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3.3 Tracing and Debugging

The amount of information logged by the server is configurable. By default, it is quite silent and outputs only diagnostics that call to special attention, such as errors and the like. You may request more information, however. For further discussion, it is convenient to introduce two main information groups: query traces and debugging information. Query traces are log messages that show received queries and corresponding replies. They look like:

user bar => NOTFOUND
access connect: => OK REJECT

The part to the left of the ‘=>’ sign shows the query exactly as received from the client, i.e. the first word is the map name, and the rest of words constitute the key. The part to the right of ‘=>’ is the reply to this query.

To enable query traces, use the --trace (-T) command line option or ‘trace yes’ statement in the configuration file.

When using syslog, query traces are reported using the ‘info’ priority.

Some requests may be of particular interest to you, whereas others may not be relevant at all. There is a way to abridge the traces to show those relevant requests only. If you give the --trace-pattern=pattern option, only those requests that begin with pattern5 will be shown. For example, to show only positive responses, use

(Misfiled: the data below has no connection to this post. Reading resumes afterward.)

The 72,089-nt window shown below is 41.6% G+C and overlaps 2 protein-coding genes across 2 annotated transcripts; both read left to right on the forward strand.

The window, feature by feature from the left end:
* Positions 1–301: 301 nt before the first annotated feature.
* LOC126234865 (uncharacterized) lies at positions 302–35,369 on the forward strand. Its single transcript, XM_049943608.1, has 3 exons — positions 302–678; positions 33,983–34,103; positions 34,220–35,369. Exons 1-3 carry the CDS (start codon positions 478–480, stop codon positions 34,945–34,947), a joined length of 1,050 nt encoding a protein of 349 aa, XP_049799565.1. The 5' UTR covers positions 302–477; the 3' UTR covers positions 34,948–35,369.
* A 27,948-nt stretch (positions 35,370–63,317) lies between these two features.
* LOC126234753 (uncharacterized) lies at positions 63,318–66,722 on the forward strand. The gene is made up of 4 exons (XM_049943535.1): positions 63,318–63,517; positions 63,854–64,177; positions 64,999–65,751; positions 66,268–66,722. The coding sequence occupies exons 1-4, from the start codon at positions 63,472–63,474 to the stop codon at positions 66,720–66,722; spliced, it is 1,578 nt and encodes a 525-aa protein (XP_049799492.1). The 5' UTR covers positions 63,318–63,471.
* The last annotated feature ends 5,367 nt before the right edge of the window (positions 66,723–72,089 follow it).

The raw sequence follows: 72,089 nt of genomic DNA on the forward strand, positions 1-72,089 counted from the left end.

--trace --trace-pattern=OK

The same can be requested in the configuration file as well:

trace yes
trace-pattern OK

Any number of --trace-pattern options (or configuration statements) may be given. The server will log only those queries that match one of the patterns specified by them.

Debugging information is auxiliary diagnostics reflecting various details of internal functionality of smapd. Although aimed primarily to help in debugging the server, it may occasionally be of use for server administrators as well.

Debugging information is requested using the --debug (-d) command line option or ‘debug’ configuration statement. In both cases, the argument is a debug specification, consisting of two parts, separated by a dot: ‘cat.lev’. The cat part is a debug category. It is either an integer number identifying the category, or its symbolic names. For a list of categories and their meaning, see Debug Categories.

The lev part is the category level, an integer specifying how much verbosity is requested from that category. The ‘0’ value means no verbosity (i.e. to disable that category), the value of ‘100’ means maximum verbosity. The convention is that levels below ‘10’ may be of occasional use for sysadmins, whereas higher values are useful only for debugging.

To enable several debug categories, use several --debug option (or ‘debug’ configuration statements).



Actually, the argument would better be named prefix, but I plan to implement globbing patterns (or maybe even regular expressions) in future versions, so I refer to it as pattern in anticipation.

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